One of the most interesting elements of marketing is how the way we market to others is almost completely different from how we would want to be marketed to. Who among us would choose to place ourselves on unending email lists? Or seen an ad and wondered, “What did I do that made them think I would want to see this?” Or bought something online and be presented with that product in a remarketing campaign for weeks after?
My favorite aspect of this idea is that of metrics.
Are We Over-measured and Over-optimized?
There’s a conversation in the content marketing world that lists the “optimal” length of certain types of content. Obviously, a tweet should be less than 140 characters and maybe even have enough room to be easily re-tweeted, but an optimal opening paragraph length, blog post, infographic size and video duration? Did you know there’s even supposed to be an optimal hashtag length (six characters). That’s like saying Star Wars is a great movie because it is exactly 121 minutes long, which is true. That’s why no one likes The Godfather (far too long) and 10 Things I Hate About You (too short).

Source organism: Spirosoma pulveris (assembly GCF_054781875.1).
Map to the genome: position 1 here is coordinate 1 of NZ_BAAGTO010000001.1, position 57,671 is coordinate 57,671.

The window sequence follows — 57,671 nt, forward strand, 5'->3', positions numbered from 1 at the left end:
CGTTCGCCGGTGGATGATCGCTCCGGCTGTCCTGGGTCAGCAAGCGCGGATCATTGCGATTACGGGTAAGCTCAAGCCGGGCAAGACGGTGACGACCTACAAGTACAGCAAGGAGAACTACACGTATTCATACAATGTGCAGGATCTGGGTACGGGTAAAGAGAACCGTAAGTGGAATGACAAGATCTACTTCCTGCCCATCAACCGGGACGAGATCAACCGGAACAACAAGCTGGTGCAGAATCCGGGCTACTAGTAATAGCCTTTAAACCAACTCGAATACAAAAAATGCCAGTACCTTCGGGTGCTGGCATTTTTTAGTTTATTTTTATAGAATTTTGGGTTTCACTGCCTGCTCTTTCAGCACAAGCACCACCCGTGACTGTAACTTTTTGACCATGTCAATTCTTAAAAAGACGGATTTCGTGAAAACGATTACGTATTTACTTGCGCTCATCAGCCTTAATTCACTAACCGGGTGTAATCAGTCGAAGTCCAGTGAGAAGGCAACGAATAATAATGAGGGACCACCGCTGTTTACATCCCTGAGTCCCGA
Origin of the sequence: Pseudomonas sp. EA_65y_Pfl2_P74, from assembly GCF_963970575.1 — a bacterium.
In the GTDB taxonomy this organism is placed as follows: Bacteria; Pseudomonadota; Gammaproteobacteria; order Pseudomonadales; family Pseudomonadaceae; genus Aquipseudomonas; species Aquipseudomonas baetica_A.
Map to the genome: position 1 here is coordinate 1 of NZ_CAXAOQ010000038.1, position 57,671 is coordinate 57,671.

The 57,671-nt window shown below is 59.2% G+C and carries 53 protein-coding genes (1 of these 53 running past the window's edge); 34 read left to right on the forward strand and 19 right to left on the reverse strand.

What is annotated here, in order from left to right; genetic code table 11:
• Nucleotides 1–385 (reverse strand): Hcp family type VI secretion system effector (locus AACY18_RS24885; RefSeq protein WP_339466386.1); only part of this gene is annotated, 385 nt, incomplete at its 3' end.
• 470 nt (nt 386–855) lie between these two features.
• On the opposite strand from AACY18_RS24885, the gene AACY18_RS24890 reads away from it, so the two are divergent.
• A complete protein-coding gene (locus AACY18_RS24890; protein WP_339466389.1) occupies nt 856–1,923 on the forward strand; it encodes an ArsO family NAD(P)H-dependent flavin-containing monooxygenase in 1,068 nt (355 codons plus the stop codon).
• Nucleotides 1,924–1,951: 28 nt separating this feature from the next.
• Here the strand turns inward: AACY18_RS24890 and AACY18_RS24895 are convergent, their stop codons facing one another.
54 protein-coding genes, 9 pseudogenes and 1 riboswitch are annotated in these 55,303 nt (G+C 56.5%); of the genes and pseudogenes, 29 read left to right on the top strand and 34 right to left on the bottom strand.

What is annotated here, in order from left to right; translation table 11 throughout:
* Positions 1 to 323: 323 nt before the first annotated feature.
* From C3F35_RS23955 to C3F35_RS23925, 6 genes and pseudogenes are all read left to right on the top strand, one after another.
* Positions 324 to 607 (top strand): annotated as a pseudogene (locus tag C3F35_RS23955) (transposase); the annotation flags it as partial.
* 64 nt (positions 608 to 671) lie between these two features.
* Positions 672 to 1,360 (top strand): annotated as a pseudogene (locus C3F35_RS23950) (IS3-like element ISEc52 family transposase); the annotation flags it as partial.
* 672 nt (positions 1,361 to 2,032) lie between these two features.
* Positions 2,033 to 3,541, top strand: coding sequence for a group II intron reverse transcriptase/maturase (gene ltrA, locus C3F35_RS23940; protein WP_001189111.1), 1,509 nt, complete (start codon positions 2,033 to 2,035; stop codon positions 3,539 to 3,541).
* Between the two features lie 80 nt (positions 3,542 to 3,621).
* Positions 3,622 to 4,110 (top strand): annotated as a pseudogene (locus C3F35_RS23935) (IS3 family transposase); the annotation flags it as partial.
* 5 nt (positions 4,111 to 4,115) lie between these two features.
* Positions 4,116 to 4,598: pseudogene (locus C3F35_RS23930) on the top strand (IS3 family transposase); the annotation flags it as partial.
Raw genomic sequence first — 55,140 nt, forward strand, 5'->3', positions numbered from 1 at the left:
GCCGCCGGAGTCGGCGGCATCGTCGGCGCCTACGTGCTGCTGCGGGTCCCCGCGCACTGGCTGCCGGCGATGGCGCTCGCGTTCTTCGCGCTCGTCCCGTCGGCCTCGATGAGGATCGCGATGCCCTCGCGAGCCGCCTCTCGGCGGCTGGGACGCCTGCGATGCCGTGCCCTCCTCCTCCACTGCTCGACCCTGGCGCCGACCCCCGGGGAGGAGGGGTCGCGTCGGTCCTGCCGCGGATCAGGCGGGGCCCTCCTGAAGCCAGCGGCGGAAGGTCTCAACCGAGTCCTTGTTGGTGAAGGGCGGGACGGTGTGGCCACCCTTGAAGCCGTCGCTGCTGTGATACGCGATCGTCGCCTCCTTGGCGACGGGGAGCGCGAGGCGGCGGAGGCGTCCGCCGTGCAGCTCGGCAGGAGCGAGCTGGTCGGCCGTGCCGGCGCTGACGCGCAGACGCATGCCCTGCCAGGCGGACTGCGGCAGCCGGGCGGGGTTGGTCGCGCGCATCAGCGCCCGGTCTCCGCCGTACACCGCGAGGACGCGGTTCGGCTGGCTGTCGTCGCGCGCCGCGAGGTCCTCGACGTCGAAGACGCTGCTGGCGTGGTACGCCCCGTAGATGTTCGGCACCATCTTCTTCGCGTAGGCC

Welcome to the age where everything can be measured; thus, we quickly compile an average, or correlate some number to the outcome and decide that these things are “optimal.” Chart them out and a clear “through line” emerges that completely ignores the fact that there are often more outliers than things within the range of the average.
We aren’t just talking about averages and optimum sizes. We’re looking at clicks and traffic and making very clear decisions about what works and what doesn’t, what we should keep and what we should throw away.